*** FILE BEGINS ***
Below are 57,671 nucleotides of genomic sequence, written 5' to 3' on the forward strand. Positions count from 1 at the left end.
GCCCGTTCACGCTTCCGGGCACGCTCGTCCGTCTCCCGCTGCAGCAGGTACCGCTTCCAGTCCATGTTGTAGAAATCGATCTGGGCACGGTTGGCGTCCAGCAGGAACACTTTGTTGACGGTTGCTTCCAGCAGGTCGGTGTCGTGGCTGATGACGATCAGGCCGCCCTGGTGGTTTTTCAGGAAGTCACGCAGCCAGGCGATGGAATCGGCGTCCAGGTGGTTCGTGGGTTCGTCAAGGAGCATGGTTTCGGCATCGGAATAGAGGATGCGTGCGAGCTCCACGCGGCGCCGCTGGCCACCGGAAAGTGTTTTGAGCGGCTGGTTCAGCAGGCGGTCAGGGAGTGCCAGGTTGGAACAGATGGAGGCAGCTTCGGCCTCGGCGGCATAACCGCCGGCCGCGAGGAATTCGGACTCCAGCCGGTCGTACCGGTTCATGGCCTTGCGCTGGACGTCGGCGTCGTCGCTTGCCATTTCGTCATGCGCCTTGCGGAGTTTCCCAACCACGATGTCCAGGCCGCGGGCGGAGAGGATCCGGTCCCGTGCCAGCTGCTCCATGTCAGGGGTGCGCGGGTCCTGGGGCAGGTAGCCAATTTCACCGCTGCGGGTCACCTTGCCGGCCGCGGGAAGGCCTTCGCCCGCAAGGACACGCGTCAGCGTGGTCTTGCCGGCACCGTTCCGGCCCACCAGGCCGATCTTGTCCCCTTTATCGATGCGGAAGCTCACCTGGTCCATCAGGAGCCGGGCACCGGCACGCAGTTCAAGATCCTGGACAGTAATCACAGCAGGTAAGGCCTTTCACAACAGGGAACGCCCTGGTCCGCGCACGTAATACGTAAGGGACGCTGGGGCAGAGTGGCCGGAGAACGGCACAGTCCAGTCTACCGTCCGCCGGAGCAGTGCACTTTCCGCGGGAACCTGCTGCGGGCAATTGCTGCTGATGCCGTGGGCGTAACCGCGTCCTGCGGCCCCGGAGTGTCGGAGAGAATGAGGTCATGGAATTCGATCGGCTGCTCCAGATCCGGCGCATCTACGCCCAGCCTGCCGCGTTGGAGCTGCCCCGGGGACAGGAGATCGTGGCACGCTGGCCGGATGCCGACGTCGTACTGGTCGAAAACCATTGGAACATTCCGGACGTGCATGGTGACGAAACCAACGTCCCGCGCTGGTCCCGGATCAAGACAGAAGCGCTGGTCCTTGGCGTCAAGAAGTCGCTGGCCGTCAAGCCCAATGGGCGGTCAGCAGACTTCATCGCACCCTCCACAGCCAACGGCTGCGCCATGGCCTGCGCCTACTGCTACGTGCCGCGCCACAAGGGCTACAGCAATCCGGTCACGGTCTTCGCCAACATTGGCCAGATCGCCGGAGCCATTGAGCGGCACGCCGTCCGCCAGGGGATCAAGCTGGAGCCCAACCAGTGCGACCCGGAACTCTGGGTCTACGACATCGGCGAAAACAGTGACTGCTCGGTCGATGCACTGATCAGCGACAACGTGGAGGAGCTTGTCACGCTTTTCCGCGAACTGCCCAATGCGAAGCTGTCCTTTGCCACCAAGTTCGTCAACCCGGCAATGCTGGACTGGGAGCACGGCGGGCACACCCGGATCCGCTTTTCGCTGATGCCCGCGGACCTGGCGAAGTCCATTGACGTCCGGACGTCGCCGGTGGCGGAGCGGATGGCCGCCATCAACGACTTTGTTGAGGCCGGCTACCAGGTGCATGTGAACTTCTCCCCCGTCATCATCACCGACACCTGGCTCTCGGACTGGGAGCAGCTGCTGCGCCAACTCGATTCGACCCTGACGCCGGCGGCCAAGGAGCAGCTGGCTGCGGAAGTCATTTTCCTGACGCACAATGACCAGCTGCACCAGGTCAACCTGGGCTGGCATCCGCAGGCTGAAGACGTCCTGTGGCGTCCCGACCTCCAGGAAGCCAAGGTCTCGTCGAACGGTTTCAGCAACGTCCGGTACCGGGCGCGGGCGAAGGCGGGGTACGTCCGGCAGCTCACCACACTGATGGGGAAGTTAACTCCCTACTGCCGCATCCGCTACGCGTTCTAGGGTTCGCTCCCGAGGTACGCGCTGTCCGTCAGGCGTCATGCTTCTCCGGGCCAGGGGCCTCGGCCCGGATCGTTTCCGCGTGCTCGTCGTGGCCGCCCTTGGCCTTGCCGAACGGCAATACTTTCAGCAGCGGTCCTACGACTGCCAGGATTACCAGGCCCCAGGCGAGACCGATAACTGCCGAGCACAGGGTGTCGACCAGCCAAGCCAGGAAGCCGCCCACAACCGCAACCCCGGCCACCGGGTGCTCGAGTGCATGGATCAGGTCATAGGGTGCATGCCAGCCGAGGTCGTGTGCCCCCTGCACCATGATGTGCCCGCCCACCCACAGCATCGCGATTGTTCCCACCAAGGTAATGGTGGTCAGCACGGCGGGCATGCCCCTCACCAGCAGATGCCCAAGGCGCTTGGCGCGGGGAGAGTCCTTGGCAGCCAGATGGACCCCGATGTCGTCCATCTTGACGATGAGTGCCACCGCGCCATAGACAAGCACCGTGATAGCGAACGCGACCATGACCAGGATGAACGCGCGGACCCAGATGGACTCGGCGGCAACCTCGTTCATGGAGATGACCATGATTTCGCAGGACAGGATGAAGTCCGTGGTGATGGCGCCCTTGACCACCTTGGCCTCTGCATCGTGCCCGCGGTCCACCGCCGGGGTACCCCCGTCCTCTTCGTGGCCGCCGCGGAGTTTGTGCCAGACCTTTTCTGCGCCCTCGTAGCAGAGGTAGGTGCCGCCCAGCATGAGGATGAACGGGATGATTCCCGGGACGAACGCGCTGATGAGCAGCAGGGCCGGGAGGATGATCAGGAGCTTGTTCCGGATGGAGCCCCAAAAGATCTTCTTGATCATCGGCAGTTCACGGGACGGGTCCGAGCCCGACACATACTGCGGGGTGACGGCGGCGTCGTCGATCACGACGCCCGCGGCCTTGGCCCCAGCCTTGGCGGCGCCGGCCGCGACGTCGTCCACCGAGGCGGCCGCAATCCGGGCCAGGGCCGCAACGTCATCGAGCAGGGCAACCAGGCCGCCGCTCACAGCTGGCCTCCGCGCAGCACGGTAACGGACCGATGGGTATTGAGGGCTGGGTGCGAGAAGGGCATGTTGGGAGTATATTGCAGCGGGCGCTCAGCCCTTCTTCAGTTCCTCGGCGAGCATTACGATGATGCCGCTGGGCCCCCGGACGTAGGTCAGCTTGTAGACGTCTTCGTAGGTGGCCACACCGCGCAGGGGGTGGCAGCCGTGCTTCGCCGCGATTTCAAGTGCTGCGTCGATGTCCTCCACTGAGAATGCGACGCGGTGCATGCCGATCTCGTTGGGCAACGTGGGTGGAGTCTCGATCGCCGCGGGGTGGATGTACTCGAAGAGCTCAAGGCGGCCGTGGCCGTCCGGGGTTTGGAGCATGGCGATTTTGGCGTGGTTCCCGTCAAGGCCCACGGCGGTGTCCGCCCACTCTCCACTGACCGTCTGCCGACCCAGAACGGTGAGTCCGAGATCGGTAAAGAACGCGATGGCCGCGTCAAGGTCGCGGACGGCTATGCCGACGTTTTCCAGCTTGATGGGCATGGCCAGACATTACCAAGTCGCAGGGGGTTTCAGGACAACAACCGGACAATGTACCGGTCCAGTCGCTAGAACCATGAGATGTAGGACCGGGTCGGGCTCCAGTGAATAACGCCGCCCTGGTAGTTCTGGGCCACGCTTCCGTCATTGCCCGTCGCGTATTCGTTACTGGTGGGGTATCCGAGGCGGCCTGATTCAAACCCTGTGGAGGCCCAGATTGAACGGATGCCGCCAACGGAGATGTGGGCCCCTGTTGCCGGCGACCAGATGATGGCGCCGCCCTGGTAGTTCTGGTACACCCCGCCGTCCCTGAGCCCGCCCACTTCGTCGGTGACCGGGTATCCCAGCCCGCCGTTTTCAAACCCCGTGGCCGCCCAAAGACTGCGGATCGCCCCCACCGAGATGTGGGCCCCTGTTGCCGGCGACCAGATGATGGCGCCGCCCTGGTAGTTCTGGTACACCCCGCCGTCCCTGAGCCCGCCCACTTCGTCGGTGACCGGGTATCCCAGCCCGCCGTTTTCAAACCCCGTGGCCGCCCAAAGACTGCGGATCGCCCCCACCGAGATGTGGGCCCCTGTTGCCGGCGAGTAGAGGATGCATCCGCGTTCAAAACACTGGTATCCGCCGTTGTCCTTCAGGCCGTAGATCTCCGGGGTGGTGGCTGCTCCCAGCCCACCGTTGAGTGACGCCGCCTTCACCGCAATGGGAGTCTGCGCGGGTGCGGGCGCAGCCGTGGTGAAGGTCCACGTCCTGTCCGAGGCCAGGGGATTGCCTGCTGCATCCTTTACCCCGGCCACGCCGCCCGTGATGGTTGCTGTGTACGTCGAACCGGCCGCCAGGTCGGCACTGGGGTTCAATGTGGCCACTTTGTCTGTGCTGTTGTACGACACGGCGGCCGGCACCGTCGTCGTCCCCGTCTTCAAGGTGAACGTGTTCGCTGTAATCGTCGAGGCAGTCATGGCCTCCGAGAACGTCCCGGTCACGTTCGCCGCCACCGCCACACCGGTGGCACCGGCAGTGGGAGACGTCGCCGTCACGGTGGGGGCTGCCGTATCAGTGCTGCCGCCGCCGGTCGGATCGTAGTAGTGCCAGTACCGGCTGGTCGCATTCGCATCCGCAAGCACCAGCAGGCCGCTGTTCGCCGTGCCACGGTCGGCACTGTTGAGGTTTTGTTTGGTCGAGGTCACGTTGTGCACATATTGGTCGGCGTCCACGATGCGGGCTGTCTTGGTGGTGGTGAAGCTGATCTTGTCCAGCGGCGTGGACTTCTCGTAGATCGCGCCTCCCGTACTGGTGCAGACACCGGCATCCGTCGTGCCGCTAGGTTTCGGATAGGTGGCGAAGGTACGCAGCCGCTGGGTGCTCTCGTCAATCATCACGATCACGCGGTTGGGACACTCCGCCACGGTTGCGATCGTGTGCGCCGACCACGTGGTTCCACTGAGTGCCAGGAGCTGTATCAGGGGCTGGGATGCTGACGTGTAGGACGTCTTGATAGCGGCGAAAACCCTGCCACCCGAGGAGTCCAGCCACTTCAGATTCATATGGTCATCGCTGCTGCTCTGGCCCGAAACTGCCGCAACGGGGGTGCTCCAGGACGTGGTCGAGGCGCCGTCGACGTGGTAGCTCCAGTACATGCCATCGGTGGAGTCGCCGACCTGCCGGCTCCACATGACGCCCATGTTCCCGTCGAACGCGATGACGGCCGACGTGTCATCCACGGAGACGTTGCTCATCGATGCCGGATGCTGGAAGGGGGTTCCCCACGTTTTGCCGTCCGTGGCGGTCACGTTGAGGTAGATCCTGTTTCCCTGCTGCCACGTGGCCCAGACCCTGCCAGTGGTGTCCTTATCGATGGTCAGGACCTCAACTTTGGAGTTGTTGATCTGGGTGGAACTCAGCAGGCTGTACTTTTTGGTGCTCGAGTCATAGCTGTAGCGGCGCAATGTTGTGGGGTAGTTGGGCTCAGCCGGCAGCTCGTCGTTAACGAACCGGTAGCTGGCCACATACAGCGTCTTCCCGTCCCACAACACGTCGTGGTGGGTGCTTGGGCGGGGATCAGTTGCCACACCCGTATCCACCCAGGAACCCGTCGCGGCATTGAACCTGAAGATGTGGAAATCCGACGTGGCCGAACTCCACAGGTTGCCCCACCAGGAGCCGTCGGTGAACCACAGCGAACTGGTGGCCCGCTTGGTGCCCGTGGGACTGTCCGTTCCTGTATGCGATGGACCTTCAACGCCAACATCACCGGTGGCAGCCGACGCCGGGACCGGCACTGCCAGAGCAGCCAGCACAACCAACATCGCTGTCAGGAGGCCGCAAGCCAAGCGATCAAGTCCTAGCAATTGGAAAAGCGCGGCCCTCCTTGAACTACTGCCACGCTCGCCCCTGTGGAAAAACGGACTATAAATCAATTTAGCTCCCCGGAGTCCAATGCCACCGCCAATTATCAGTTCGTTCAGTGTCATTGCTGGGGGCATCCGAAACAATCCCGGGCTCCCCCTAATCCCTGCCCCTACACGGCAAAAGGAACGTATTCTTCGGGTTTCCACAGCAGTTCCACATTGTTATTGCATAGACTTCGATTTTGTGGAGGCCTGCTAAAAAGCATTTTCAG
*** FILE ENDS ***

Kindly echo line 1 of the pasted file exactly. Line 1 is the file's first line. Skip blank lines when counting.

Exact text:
Below are 57,671 nucleotides of genomic sequence, written 5' to 3' on the forward strand. Positions count from 1 at the left end.